Childhood and Teen Depression: know the signs

It’s June, a time of hellos and goodbyes.


 


Change in routine can be tough.  For some children and teens the transition from school year to summer unmasks depression.


 


The signs of depression in younger children can look different than depression in teens and young adults.  Younger children are less likely to tell you that they feel sad- often because they can not pinpoint what is wrong.    Of course everyone is allowed periodic “bad days”, but when there are more “bad days” than “good days” action must be taken.  Below are some warning signs that your child may be depressed:


 


Feels down or sad much of the time


Acts angry much of the time


Acts “out of control” or has new behavior problems that seem resistant to your usual discipline measures.


Loses interest in activities which normally bring pleasure, withdraws from friends


Exhibits changes in sleep patterns-difficulty falling asleep, numerous awakenings, or excess sleeping


Has feelings of worthlessness (feelings she let a family member or teacher down, etc.)


Finds it difficult to concentrate


Performs worse in school, grades slip, or tries to avoid going to school


Shows low energy or fatigue or conversely seems restless or “hyper”


Alcohol or drug use (attempts at “self-medicating”)


Expresses thoughts of being better off dead or desires to hurt himself.


 


If you suspect your child is depressed, ask him the hard questions. Ask him if he is thinking of hurting himself or others.  Ask if he wants to commit suicide. You will not be “planting an idea.” Asking will allow you to find the medical help he needs immediately.  Not asking may lead to death. We always tell patients and their parents not to hesitate to call “911” or go to the emergency room if the patient is suicidal.  After all, it is an emergency– a life is at stake.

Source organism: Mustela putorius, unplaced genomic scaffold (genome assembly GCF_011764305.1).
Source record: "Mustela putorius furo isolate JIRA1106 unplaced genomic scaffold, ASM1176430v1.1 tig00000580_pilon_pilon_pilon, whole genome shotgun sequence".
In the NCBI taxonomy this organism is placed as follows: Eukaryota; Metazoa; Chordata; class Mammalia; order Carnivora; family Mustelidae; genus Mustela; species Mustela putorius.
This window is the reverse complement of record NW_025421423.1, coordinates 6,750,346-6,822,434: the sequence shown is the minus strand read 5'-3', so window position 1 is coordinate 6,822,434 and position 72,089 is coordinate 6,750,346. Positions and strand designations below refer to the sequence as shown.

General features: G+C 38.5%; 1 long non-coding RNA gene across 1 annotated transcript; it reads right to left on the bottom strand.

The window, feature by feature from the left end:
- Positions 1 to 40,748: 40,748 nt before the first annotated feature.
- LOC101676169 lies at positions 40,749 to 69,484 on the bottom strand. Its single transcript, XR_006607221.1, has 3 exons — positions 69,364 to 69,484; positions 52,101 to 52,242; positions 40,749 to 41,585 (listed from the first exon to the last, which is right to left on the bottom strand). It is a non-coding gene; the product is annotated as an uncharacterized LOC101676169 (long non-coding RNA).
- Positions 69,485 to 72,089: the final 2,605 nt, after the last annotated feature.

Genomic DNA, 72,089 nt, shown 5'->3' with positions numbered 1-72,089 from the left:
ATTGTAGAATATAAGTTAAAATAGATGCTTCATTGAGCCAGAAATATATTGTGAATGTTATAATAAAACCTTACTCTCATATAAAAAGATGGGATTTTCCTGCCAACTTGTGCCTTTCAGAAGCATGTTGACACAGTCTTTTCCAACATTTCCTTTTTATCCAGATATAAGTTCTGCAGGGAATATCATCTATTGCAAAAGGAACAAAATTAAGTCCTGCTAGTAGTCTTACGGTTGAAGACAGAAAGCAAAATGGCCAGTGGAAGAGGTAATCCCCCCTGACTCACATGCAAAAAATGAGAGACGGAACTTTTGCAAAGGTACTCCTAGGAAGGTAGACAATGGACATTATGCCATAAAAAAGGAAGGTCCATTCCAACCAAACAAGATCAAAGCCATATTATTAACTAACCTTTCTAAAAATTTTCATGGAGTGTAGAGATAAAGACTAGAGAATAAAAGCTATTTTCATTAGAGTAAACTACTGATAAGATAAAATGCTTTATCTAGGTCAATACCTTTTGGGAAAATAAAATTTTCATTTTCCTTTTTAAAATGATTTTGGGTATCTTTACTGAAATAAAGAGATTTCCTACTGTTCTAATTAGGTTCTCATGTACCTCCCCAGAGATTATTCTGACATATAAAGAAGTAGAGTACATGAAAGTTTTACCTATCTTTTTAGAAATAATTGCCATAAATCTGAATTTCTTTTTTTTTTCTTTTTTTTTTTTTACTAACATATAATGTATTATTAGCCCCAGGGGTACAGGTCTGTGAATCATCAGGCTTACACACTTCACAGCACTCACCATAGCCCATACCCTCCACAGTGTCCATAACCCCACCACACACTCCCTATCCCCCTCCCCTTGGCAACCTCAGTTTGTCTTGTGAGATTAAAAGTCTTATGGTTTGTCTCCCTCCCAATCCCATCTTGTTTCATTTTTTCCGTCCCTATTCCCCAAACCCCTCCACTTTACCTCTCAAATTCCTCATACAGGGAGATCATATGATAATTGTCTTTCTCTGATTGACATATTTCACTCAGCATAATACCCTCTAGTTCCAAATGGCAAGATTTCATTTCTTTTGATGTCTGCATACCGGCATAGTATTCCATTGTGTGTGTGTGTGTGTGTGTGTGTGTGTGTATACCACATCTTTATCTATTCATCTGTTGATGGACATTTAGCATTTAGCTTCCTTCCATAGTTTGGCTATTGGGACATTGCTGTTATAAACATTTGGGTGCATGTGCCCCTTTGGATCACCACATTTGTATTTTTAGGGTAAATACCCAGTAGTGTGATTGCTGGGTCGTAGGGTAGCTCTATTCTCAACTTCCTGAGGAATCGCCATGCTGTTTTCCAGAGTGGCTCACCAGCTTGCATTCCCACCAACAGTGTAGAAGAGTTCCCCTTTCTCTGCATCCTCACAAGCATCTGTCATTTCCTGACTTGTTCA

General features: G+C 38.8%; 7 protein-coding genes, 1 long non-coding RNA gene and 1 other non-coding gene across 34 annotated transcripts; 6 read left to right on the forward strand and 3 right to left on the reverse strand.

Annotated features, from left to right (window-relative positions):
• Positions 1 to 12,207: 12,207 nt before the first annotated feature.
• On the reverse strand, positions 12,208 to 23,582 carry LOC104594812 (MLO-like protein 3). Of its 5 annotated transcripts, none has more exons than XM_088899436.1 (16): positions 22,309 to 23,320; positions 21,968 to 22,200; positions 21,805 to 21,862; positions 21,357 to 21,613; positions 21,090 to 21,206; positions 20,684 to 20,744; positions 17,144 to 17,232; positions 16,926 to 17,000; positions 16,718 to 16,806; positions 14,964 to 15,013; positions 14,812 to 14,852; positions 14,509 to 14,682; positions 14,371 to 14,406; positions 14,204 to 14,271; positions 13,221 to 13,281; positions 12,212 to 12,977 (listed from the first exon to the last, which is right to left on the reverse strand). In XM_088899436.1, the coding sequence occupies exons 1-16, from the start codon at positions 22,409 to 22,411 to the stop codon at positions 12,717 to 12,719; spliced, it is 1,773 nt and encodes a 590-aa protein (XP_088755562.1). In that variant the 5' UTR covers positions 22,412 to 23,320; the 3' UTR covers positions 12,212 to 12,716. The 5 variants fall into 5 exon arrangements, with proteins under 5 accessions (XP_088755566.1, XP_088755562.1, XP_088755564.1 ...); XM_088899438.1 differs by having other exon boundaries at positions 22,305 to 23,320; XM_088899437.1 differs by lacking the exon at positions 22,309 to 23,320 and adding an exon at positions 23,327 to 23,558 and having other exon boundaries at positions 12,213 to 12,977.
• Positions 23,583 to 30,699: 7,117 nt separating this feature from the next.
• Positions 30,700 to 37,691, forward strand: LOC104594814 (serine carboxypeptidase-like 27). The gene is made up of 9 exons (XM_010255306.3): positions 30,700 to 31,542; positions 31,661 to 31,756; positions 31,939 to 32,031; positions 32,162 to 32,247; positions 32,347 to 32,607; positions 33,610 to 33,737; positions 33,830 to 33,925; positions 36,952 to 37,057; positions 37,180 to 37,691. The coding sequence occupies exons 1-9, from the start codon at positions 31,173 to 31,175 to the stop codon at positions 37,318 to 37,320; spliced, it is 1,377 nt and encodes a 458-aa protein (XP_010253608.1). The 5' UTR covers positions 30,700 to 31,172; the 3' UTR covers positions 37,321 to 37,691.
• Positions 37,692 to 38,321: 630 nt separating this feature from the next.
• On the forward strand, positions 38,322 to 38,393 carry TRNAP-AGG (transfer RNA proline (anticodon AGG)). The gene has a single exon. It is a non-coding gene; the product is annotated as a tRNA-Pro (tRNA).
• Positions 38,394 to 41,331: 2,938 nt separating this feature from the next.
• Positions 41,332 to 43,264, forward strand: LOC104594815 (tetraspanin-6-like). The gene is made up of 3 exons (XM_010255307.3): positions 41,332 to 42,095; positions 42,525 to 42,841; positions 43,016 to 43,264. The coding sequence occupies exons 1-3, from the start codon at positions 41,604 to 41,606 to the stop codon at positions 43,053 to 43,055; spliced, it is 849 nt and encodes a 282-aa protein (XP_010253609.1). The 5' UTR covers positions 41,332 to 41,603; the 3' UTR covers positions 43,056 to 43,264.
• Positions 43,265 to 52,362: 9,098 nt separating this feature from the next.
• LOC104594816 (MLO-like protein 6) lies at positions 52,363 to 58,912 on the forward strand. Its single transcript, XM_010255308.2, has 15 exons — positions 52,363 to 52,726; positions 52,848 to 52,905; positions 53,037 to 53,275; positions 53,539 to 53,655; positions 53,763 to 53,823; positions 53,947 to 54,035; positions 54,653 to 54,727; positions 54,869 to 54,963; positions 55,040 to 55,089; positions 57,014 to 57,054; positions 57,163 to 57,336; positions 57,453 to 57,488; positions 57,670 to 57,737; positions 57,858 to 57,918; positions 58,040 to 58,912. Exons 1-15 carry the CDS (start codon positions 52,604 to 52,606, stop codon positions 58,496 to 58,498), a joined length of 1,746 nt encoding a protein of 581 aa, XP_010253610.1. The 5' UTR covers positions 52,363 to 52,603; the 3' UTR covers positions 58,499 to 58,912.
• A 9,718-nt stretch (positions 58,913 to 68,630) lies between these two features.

Sometimes it’s not your child who is depressed.Your child’s friend may confide that he or she is extremely sad and may tell your child to keep the information a secret.  Let your child know that her friend is giving a “cry for help” and that it is appropriate to share information with adults.


 


Children and teens can have “real” depression just like adults and they need treatment from an experienced health care professional just like adults do. Consequences of untreated depression, just like adults, can include loss of enjoyment in life, estrangement from friends, school or job failure, and untimely death from suicide.


 


Naline Lai, MD and Julie Kardos, MD


© 2010 Two Peds in a Pod℠

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